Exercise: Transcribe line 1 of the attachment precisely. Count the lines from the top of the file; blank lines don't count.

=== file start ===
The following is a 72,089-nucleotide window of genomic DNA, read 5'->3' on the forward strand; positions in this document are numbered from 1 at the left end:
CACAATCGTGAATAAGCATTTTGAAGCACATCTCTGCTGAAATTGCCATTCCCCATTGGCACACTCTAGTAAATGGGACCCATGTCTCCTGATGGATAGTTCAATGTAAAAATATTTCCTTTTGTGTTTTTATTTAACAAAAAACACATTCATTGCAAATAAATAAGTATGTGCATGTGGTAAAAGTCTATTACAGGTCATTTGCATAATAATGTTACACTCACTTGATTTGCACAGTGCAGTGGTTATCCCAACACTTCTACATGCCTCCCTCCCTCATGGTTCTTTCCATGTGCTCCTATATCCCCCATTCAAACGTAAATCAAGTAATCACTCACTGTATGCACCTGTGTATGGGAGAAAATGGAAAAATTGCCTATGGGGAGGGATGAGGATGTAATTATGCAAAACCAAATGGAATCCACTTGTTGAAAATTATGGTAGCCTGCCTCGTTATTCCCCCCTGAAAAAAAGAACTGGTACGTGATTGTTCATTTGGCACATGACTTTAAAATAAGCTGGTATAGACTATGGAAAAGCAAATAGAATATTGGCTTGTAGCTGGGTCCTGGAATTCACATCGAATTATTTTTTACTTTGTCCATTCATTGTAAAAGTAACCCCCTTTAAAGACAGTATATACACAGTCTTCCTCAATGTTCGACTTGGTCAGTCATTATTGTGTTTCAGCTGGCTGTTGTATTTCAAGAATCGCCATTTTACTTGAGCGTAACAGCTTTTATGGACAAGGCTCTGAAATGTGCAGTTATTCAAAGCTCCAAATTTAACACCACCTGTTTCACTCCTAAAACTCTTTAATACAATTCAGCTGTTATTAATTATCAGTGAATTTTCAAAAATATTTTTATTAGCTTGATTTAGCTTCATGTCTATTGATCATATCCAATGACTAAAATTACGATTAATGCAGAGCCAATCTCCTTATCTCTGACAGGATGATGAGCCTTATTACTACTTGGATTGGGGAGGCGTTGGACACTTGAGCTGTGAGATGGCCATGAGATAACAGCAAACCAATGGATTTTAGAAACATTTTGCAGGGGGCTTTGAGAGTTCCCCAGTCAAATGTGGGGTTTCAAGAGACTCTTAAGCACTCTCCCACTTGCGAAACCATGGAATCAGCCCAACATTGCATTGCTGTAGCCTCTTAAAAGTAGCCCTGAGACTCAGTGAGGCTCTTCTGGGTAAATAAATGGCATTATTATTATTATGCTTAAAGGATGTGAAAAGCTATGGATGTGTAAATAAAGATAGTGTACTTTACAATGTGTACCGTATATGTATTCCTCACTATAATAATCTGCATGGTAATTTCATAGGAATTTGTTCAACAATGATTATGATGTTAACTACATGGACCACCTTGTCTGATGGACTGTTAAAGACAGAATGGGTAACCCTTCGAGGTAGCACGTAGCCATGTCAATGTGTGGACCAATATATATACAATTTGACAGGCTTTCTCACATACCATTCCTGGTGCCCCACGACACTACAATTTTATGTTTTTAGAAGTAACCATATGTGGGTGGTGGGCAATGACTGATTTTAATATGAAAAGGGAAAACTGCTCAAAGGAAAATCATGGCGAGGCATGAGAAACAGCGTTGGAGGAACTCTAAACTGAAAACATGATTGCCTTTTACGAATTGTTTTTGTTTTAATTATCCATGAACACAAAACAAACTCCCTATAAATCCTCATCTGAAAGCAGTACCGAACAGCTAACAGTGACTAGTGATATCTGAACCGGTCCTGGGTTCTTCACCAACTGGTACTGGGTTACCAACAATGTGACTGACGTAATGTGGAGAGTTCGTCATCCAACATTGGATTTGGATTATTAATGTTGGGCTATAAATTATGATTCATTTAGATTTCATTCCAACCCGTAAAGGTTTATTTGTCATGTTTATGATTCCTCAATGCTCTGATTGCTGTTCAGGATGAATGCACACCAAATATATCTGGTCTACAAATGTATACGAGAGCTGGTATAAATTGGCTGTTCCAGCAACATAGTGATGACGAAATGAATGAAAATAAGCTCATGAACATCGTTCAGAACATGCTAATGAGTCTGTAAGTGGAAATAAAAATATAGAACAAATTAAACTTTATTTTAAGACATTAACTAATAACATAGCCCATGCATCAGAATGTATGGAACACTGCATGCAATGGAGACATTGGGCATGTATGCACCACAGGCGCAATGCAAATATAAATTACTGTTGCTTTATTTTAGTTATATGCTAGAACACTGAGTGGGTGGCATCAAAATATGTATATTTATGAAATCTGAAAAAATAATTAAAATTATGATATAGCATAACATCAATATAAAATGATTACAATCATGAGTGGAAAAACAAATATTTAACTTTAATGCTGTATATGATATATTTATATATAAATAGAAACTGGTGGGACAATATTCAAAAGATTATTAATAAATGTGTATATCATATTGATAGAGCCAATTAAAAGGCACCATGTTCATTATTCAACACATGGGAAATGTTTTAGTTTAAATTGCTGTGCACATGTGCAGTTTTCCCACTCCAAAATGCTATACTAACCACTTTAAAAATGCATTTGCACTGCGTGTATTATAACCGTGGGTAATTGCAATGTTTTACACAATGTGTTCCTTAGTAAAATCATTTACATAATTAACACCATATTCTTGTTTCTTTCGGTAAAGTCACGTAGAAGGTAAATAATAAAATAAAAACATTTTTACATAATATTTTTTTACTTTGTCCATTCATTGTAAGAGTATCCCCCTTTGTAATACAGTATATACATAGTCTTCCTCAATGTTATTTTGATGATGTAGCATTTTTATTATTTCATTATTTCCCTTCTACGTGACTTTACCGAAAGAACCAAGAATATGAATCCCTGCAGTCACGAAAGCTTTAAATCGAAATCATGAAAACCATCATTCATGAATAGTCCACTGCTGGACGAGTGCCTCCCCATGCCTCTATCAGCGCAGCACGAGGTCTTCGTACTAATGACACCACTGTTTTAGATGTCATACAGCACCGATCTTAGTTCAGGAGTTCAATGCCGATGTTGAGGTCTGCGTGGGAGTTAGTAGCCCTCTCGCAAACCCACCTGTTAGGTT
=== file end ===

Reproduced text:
The following is a 72,089-nucleotide window of genomic DNA, read 5'->3' on the forward strand; positions in this document are numbered from 1 at the left end: